Are Men’s Brains Smaller Than Women’s?
Women, you can finally win the debate over men regarding memory and even brain size. A Mayo Clinic study of 1,246 men and women between ages 30 and 95—with normal cognitive function—shows that the brain’s memory region, the hippocampus, shrinks more for men than women, especially past age 60.
While memory for both sexes declines starting around age 30, older men’s recall dips significantly below average. Regarding the issue of men possessing larger brains, brain size is proportional to height. The study finds that when corrected for height differences, women’s hippocampus and verbal memory are better than men’s. Estrogen, progesterone and other hormones help protect female brain health even past menopause, which also leads to a memory advantage.
Simply put, male and female brains differ. Brain researchers have concluded that boys’ brains develop in math and geometry skills about four years earlier than girls. Conversely, girls’ brains mature in language and fine motor skills about six years earlier than boys. Females are also faster and more accurate in interpreting emotions, while males tend to excel at spatial skills. In processing language, girls and women show activity between both left and right brain hemispheres, and males rely solely on the left hemisphere.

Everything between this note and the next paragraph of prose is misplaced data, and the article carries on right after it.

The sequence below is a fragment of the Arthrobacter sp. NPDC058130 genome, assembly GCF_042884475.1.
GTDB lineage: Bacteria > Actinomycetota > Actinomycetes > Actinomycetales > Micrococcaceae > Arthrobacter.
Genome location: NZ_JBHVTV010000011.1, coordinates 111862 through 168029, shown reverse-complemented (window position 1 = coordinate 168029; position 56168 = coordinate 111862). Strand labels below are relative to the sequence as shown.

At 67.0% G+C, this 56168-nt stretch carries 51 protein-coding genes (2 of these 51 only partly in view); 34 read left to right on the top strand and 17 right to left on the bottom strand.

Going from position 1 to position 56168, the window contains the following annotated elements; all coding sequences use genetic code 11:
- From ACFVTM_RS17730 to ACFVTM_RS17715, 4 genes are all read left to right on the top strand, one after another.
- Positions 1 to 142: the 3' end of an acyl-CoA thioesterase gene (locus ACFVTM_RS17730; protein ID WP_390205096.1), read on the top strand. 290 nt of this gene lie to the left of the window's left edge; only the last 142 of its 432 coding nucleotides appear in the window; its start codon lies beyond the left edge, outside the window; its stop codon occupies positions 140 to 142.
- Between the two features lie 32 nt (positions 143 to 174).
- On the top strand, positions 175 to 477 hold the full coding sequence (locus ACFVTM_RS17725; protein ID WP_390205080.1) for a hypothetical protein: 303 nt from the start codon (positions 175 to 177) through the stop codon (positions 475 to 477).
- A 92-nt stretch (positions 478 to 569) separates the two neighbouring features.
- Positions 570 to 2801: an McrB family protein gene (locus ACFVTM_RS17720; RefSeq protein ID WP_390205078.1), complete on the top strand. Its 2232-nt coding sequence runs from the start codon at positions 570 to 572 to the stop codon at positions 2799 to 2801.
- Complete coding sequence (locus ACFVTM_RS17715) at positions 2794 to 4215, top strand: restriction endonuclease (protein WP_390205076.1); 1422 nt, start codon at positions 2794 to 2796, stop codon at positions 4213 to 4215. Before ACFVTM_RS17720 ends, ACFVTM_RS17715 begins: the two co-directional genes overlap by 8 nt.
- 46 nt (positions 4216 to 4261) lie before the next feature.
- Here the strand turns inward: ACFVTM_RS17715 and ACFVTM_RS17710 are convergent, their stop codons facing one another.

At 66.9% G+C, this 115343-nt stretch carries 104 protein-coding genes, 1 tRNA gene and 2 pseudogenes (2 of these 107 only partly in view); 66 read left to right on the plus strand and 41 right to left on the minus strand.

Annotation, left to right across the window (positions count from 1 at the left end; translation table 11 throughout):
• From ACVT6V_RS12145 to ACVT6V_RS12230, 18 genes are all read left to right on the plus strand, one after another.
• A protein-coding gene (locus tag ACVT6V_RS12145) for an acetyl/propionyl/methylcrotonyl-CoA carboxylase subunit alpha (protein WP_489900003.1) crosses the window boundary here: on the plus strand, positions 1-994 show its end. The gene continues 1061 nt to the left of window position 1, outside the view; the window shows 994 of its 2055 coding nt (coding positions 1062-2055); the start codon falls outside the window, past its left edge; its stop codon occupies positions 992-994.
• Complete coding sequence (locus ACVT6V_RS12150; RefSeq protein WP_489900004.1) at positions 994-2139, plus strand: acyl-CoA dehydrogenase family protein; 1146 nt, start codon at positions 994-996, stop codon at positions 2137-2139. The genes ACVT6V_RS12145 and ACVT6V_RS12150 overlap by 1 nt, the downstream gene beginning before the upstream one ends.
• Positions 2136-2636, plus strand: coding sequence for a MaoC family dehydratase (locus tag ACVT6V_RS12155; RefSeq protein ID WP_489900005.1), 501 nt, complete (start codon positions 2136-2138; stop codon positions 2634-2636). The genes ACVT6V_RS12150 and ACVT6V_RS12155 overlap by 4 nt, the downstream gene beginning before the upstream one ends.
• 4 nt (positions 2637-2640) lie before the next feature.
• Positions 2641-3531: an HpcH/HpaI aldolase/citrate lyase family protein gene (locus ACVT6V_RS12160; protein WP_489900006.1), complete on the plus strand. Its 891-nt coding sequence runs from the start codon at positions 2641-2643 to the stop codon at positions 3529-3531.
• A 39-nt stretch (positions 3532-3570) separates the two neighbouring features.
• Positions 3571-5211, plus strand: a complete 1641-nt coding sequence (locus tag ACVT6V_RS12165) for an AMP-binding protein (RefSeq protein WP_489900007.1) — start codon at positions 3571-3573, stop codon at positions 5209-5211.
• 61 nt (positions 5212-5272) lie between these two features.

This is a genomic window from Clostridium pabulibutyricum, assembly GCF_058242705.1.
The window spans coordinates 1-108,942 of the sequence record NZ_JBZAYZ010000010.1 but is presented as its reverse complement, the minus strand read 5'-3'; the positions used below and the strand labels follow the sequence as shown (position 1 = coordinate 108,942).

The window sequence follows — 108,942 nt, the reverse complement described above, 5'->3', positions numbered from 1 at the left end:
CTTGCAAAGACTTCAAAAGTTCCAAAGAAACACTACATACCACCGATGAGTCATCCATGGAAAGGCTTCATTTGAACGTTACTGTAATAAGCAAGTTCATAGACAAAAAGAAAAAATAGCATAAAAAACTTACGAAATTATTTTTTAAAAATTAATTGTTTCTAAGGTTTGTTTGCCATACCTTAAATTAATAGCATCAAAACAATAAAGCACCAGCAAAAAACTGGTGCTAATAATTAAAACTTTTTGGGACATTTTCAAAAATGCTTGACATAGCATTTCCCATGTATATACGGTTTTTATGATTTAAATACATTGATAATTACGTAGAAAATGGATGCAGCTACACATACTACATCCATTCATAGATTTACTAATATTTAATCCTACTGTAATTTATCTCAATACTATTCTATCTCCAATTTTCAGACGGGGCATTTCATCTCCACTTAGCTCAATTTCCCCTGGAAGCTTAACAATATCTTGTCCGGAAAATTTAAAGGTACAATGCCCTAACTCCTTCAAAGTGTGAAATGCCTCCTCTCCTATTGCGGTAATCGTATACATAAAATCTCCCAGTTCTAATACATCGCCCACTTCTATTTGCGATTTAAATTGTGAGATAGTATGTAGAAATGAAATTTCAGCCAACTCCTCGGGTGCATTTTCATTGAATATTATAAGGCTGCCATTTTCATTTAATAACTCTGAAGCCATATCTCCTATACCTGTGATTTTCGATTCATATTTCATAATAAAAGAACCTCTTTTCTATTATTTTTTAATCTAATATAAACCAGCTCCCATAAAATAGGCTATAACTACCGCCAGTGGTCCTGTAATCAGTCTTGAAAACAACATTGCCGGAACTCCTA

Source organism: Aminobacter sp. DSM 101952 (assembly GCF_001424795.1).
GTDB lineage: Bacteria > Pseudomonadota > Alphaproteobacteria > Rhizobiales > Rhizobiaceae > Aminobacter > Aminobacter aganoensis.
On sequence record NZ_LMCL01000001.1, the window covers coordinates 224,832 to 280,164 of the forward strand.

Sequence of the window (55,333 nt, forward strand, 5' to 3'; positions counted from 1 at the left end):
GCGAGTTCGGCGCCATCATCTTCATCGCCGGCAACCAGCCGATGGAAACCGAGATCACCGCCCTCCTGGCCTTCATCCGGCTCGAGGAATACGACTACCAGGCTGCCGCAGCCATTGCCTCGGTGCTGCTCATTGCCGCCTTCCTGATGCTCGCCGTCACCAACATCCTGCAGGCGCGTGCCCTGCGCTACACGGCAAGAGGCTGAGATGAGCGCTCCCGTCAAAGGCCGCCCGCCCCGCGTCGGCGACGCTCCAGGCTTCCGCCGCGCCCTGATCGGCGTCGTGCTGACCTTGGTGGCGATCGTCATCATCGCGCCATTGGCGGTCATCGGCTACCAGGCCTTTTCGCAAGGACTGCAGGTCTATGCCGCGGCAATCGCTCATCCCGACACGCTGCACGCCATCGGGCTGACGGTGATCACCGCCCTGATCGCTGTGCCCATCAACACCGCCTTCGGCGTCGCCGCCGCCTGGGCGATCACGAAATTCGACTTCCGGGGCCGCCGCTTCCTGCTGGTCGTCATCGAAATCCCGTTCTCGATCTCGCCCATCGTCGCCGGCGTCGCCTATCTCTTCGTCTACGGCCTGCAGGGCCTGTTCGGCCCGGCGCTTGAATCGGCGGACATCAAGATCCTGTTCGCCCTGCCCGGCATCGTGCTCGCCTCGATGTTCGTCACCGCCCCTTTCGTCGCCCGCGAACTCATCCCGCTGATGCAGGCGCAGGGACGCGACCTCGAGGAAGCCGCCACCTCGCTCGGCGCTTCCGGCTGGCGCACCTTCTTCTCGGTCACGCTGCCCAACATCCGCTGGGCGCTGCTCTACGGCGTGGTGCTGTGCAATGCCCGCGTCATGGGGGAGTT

Using what’s upstairs is not a competition, scientists advise, but more of a complementary difference that can promote both sexes working together. Memory capacity and brain volume vary more noticeably between men and women by older age and are not correlated with intelligence.
“No matter how you slice and dice these measures of neurodegeneration, everything declines with age – very few people remain normal into the late 80s,” Dr. Clifford Jack of the Mayo study summarizes. “It starts first with men, but women follow.”
What differences in memory do you notice between older men and women?
An award-winning journalist who has documented stories in nearly 20 countries, Beth Lueders is an author, writer and speaker who frequently reports on diverse topics, including aging and health issues for both U.S. and international corporations.